Climate

Northwestern University
Global warming may make infectious diseases such as COVID-19 more widespread by changing disease progression and interaction among people, warn health and climate experts. Ester Wells reports for Medill.
Robert Rosner and Suzet McKinney stand on either side of the Doomsday Clock, which reads "It is 100 seconds to midnight."

Robert Rosner, left, chair of the Bulletin Science and Security Board, and board member Suzet McKinney unveil the time on the Doomsday Clock at a Zoom news conference on Jan. 27. Rosner is a professor of astrophysics at the University of Chicago, and McKinney is CEO and executive director of the Illinois Medical District. (Bulletin of the Atomic Scientists)

Northwestern University
Scientists sound the alarm on climate change and nuclear risk as the Bulletin of the Atomic Scientists announced the 2021 time for its historic clock, which counts down to a “midnight” apocalypse. Carlyn Kranking reports.
Air pollution in Cairo

Air pollution in Cairo. (World Bank Photo Collection/Flickr)

The George Washington University
Experts anticipate the Middle Eastern-North African region being affected by climate change more than other regions. While the extent is unclear, certain factors make these countries particularly susceptible.

New York restaurant, Blue Hill, was one of the first to prioritize ultra-local sourcing. (Lou Stejskal)

The George Washington University
To lower their environmental impact, restaurants are transitioning their operations to be more sustainable and climate friendly.

Supporters of President Joe Biden join others in downtown D.C. on Inauguration Day. (Madison Muller/Medill News Service)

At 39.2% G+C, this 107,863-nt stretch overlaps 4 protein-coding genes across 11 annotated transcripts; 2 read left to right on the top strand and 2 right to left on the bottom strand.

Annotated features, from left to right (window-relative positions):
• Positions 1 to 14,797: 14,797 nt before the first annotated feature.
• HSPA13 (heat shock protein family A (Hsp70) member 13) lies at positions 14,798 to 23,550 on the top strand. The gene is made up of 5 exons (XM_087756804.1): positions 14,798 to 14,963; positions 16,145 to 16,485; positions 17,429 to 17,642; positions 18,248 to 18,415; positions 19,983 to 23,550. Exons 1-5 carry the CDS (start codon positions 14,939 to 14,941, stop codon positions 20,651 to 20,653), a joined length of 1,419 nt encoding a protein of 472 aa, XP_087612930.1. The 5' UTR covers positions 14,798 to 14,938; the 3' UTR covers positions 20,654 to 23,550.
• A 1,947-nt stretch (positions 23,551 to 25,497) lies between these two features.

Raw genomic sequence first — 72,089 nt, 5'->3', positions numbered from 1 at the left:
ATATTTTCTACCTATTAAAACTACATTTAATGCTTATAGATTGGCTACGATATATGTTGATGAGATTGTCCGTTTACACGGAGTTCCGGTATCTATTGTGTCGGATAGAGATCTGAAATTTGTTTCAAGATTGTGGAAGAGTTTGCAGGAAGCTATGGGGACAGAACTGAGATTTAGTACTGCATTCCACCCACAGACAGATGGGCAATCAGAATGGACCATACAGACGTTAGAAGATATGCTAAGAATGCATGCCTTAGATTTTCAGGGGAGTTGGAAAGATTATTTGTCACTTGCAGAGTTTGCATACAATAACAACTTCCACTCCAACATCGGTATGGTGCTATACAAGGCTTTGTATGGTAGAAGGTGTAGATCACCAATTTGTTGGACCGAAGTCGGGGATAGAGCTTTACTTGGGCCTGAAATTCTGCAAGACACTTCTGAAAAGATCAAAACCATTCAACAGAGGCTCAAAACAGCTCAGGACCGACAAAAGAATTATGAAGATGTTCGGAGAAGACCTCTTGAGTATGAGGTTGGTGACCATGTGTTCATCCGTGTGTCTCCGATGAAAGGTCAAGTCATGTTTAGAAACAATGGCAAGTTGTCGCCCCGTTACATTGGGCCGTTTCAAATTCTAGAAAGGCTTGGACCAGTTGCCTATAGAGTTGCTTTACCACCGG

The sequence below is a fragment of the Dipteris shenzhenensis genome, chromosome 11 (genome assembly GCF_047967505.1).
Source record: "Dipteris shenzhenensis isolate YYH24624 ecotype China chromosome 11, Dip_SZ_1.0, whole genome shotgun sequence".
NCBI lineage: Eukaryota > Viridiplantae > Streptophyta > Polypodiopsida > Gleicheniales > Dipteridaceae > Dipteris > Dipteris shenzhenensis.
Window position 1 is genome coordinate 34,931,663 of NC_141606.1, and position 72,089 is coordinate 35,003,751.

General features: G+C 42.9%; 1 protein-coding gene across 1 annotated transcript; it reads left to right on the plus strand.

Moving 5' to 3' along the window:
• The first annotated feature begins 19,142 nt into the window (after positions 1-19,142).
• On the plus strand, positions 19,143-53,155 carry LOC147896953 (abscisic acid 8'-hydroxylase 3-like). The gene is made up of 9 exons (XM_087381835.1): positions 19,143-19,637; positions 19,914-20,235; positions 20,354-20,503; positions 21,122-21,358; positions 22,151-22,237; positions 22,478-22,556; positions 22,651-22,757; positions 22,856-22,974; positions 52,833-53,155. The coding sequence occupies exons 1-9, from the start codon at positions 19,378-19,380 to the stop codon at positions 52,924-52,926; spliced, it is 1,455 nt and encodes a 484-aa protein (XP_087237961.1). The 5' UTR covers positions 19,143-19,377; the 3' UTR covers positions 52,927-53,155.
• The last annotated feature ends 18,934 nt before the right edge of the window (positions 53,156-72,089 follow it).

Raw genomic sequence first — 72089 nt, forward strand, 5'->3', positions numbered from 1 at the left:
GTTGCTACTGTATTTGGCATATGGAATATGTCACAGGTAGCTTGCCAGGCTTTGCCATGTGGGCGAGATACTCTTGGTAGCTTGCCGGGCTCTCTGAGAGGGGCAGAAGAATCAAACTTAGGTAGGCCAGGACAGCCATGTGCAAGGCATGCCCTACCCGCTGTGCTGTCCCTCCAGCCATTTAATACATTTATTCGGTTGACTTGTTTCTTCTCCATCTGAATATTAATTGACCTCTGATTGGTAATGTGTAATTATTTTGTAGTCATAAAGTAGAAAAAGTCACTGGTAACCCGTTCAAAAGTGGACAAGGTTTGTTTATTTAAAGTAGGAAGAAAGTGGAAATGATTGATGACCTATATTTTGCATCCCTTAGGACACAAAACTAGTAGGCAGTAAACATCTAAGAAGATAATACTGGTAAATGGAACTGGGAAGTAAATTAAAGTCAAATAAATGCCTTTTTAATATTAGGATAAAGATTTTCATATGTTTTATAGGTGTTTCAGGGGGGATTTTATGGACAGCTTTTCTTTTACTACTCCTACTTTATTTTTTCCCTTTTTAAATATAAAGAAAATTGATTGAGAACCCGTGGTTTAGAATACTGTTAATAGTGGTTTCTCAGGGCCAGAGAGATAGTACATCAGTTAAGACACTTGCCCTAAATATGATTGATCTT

Northwestern University
President Joe Biden said the U.S. is facing “a climate in crisis” in his inauguration speech Wednesday, marking the beginning of a presidency that promises action on climate. Nico Portuondo reports for Medill.
Lake Thingvallavatn is shown amid a landscape of snowy mountains.

Lake Thingvallavatn in Iceland used to freeze solid in the winter. Now, it is beginning to thaw. (Axel Kristinsson/Creative Commons 2.0)

Planet Forward Correspondent | Dartmouth College
On March 9, 2017, a strange crack appeared on the ice-laden surface of Thingvallavatn, the largest lake in Iceland.
Founder and Chief Executive, Planet Forward
As climate change worsens wildfires, what can the U.S. learn from Australia's fires?
The bridge in Ellicott City among debris after the flooding in 2016.

The Ellicott City bridge among debris and boarded-up shop doors after the devastating 2016 flood (Photo Courtesy of Preservation Maryland/Creative Commons).

George Washington University
The community of Ellicott City, MD is working together to protect against future devastating floods.
Smoke plume and evacuation from the 2018 Woolsey Fire

The smoke plume from the fast-moving Woolsey Fire encroaching on Malibu on Nov. 9, 2018, as residents evacuate along the Pacific Coast Highway. (Cyclonebiskit/Creative Commons)

The George Washington University
California's wildfires get worse year after year. Air quality, home evacuations, structure damage, and a whole host of issues plague the state each year. And none of us are surprised.

The Cedars of God (‎Arz ar-Rabb "Cedars of the Lord") is one of the last vestiges of the extensive forests of the Lebanon Cedar, Cedrus libani, that once thrived across Mount Lebanon. (Paul Saad/Creative Commons 2.0)

Planet Forward Senior Correspondent | Franklin & Marshall College
The cultural and ecological significance of cedar trees in Lebanon are at risk by the human negligence and anthropogenic climate change. It will take the work of grassroots organizations to work on conservation and restoration.

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